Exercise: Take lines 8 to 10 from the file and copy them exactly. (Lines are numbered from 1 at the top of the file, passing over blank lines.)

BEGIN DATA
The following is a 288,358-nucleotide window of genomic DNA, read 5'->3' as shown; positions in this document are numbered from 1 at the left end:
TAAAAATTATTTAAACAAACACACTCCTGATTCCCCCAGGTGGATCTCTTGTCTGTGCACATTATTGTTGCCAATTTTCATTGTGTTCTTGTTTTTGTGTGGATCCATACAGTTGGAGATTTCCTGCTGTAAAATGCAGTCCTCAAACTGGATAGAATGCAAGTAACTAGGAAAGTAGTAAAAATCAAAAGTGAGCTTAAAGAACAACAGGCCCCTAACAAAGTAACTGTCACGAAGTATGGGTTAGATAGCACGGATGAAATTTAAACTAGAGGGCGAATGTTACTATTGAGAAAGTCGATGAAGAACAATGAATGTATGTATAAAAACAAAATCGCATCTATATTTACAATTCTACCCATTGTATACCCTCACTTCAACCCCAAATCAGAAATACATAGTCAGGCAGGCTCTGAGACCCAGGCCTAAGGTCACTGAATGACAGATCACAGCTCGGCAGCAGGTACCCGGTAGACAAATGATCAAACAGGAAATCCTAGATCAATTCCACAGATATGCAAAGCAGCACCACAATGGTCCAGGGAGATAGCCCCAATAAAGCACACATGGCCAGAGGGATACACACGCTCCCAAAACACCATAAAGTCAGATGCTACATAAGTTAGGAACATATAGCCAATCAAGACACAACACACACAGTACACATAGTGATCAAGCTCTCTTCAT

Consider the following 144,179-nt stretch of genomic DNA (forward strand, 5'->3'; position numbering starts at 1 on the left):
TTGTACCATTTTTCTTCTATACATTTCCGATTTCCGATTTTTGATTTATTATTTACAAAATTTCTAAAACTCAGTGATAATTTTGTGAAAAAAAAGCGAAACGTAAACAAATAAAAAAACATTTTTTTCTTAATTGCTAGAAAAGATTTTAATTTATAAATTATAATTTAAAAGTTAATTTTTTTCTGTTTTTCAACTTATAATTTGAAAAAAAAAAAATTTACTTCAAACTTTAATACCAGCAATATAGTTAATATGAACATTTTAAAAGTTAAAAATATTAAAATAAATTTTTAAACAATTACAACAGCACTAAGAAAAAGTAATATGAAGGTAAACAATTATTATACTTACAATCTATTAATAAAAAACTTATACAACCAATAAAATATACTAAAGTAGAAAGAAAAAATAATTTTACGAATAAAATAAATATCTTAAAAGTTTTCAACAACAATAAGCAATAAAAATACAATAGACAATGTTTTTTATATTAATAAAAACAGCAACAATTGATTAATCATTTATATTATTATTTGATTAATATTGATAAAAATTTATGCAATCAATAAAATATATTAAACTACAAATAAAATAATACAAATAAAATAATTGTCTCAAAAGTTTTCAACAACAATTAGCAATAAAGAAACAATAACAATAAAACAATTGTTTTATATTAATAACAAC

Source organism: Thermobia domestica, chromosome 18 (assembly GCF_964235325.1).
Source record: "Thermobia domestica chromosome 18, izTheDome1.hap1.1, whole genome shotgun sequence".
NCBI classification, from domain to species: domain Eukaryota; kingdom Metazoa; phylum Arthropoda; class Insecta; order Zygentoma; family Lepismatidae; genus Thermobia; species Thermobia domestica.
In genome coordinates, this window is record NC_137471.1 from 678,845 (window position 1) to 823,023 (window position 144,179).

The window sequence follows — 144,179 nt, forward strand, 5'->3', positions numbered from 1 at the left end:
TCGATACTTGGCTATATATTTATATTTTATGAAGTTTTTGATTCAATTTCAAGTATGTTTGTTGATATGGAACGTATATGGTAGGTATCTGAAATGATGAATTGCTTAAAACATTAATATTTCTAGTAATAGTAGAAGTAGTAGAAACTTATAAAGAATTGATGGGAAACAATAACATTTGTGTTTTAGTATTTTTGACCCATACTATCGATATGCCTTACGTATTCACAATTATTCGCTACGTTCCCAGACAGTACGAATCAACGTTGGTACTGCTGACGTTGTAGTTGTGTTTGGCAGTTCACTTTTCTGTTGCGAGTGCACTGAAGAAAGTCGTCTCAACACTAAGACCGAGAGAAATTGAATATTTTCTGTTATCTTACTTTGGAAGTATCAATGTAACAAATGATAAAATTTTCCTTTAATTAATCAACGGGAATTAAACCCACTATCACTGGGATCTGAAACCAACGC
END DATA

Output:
In genome coordinates, this window is record NC_137471.1 from 678,845 (window position 1) to 823,023 (window position 144,179).

The window sequence follows — 144,179 nt, forward strand, 5'->3', positions numbered from 1 at the left end:
TCGATACTTGGCTATATATTTATATTTTATGAAGTTTTTGATTCAATTTCAAGTATGTTTGTTGATATGGAACGTATATGGTAGGTATCTGAAATGATGAATTGCTTAAAACATTAATATTTCTAGTAATAGTAGAAGTAGTAGAAACTTATAAAGAATTGATGGGAAACAATAACATTTGTGTTTTAGTATTTTTGACCCATACTATCGATATGCCTTACGTATTCACAATTATTCGCTACGTTCCCAGACAGTACGAATCAACGTTGGTACTGCTGACGTTGTAGTTGTGTTTGGCAGTTCACTTTTCTGTTGCGAGTGCACTGAAGAAAGTCGTCTCAACACTAAGACCGAGAGAAATTGAATATTTTCTGTTATCTTACTTTGGAAGTATCAATGTAACAAATGATAAAATTTTCCTTTAATTAATCAACGGGAATTAAACCCACTATCACTGGGATCTGAAACCAACGC